I had some errands to do. The Babe wanted to do the yard, so I set out on my own. I haven’t been by myself in over six weeks. I’d drive to Mom’s, but she’d be with me for the rest of the day. Yesterday, I wasn’t picking up any passengers. I went to the bank in Gretna. The nursery in town, introduced to us by the Leavitt’s seven summers ago, is closing at the end of the summer. The owner is retiring.

I am really going to miss them. They have so many beautiful varieties of geraniums. Ivy geraniums, in hanging baskets, are outstanding. Photos later, after planting. I hoped to go to them for as long as I can plant. I’ll just have to over-winter them from now on. The Babe’s aunt taught me how to do that. I’d never heard of it before. Yet, here we are, doing it year after year. Thanks, Aunt Jo.

As I went from one place to another, two in Gretna, two in West Omaha, I could not believe the amount of building done during the past six weeks. Several homes built, streets poured and set up, many more being prepped. How much things have changed in such a short time!

It goes to show,how much life keeps going on, no matter if we’re paying attention or not. I felt much the same whenever I’ve had major surgery and spent six weeks or longer recuperating. This made me realize for the umteenth time in my life, time really travels at the speed of sound. I still marvel at the growth happening in our small town. Good and bad. A wonderful park/water park/baseball fields/and dam-site is going in close to where we live. Should help with our resale value. The Babe said he’ll be dead before they get the dam filled up with water, so he’s not worried about noise, traffic, and the negative part. I should be gone by then, too.

Have a beautiful Wednesday, friends. We’ll see each other tomorrow.

The Day After the Last Treatment

Mom’s treatment ended yesterday. It is a strange feeling already. No cancer doctor appointment until later in the summer. No further testing until labs and scans completed next month. Wow! Now what do we do?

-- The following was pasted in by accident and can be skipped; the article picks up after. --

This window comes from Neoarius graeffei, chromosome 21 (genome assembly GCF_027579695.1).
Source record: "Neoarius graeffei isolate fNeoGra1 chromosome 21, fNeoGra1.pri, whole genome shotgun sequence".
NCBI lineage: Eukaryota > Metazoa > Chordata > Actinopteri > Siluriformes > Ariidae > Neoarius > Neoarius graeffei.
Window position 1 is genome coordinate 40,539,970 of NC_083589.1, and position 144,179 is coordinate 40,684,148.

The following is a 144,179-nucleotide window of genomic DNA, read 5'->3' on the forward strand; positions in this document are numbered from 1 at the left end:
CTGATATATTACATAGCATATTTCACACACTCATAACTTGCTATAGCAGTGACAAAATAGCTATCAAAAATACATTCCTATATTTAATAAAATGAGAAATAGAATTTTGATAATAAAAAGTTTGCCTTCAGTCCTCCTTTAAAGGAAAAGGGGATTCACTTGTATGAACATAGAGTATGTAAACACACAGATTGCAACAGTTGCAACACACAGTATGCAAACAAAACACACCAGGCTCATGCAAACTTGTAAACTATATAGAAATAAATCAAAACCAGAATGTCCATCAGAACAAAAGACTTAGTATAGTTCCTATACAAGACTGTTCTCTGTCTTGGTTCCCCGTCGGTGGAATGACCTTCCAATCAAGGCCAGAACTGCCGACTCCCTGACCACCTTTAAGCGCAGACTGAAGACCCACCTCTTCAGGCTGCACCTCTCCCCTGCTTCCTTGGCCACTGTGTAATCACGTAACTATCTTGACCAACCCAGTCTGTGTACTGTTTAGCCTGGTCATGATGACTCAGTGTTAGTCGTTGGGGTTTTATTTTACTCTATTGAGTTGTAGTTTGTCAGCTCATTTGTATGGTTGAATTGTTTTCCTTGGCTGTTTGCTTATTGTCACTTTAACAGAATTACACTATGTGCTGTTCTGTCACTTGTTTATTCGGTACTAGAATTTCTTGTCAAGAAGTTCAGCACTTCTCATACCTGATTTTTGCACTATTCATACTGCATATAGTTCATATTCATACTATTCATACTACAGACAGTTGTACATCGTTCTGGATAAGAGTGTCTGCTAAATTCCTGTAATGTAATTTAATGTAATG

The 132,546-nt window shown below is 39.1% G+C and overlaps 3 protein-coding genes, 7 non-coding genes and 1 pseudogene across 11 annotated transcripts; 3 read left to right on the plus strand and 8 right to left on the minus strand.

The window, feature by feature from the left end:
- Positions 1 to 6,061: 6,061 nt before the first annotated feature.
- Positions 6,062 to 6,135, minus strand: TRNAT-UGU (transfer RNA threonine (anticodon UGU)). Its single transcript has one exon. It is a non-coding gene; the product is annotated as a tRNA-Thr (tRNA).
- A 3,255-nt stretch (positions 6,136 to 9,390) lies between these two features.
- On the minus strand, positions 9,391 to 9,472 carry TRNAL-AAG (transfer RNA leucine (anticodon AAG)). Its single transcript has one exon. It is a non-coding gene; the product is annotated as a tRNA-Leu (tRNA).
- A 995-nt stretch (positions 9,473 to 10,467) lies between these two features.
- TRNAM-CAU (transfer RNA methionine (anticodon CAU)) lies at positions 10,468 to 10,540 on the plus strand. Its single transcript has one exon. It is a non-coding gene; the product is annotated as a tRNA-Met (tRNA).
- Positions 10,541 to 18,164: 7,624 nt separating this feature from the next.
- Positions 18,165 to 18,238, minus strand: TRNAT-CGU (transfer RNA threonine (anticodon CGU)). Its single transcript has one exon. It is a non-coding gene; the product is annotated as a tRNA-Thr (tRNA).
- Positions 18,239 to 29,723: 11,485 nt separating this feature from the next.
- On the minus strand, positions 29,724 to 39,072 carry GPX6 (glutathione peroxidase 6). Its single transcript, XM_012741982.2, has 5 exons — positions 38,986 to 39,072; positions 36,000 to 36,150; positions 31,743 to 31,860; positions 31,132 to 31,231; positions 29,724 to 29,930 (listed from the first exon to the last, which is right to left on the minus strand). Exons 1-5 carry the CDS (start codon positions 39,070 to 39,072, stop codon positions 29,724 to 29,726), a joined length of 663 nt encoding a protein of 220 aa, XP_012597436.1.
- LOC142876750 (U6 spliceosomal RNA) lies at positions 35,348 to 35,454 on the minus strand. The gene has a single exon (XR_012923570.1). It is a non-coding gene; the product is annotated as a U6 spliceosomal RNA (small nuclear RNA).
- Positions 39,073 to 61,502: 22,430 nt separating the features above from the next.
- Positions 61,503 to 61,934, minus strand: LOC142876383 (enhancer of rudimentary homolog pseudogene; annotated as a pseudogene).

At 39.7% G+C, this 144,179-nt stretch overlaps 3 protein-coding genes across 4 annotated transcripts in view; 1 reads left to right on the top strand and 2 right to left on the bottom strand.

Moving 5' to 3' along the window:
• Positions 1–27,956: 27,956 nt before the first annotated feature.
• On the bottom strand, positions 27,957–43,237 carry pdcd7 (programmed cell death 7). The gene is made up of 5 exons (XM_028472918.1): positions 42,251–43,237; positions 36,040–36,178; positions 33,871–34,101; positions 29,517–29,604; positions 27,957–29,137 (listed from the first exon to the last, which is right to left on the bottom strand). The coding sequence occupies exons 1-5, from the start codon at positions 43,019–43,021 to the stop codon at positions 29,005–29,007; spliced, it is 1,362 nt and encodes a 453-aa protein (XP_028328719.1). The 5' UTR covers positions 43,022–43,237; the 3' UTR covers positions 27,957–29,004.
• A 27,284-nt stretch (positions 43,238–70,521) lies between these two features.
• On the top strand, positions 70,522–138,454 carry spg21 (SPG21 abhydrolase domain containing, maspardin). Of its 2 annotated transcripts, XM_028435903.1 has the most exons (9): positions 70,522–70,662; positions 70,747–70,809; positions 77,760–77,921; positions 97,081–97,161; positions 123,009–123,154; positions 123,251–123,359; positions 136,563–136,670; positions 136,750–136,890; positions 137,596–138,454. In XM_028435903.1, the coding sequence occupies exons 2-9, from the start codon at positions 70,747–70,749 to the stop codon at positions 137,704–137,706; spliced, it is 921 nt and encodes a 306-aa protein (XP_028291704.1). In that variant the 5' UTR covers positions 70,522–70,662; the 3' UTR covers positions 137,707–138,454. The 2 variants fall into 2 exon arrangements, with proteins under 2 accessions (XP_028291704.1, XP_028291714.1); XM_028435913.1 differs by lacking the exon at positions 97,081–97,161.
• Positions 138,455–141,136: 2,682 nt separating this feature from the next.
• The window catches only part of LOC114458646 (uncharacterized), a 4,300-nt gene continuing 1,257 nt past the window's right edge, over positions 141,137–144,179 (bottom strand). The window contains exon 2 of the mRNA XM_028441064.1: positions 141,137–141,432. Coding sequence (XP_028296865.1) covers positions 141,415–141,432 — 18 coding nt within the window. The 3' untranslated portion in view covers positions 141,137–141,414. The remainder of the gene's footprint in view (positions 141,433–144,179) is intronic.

You get so wrapped up in the daily treatments, planning your life around them, and you can’t think further ahead. What will fill your time now?

The Babe and I are lucky. We have plenty to do at home. Yes. Despite living there for 8 years, we never got settled in. Now we have book cases to fill in the lower level, and finding new homes for all the ones I no longer want to keep. I’m going to find the library in Gretna and see if they’re open to donations. And the high school may or may not want books on quilting and sewing. Who knows? The kids may want to learn something old but new to them.

The stats are looking good this month for the blog. We have published nearly 1,314 blogs daily since we started, and we notify 1,097 people each time a new one goes live. Thanks, friends! Let’s keep growing, ok? Help a girl out. Thank you! Share with your friends, your mom, aunt, even your tech savvy grandma. There’s room for men, too. Your secret is safe with me!

As we dive further into the week, take a little time to reconnect with your friends. Just a text, email, or phone call. They’ll love hearing from you. We’re planning on doing the same thing. Get out there, and Live a Great Story!

Mother’s Day Thoughts – 2023

A brief break today on cancer, but I’m still writing 30 minutes a day for the American Cancer Society Challenge to write 30 minutes a day for the 31 days of May. I’m raising funds for Cancer Research to honor mom and all the other friends and family who have endured treatment and this terrible disease.

Mother’s Day, like Christmas, is a holiday that can really stir a lot of memories – both good and bad.

It reminded me of that fact when I got up today. The Babe let me sleep until I woke up, which was about 8:45. I haven’t slept that long in forever. I got a cup of coffee and saw a stain on the carpet. One dog was sick. Oh boy. At least I got extra sleep!

The contrast of that start to my day reminded me of the contrasts mothers have with this holiday. It’s a hot button.

Some moms make their children’s lives miserable if we do not honor them to the hilt on this day. Flowers, dinner out, expensive greeting cards. Our mom wasn’t like this. After we were on our own (at least I was) she said it was her day, so she bowled in the state bowling tournament. Many women had family plans. She said she wanted to spend the day her way. And that was ok. It’s what she wanted.

Ok, in one way she was right. We’d always go to Grandma T’s for breakfast/brunch after church, then home for the kids to nap. I remember one year, my first husband was playing basketball with the neighbor’s grown kid, sprained his ankle, and I had to take care of him instead of enjoying a day off from the cooking. Fat chance! Oh well.

I also have a memory that is sweet. One year, the father of my kids scrambled eggs for breakfast in bed. The kids carried my plate upstairs and dropped them off on the carpet. They picked the eggs up and didn’t tell me until after I ate them, they fell on the floor. All I could do was laugh.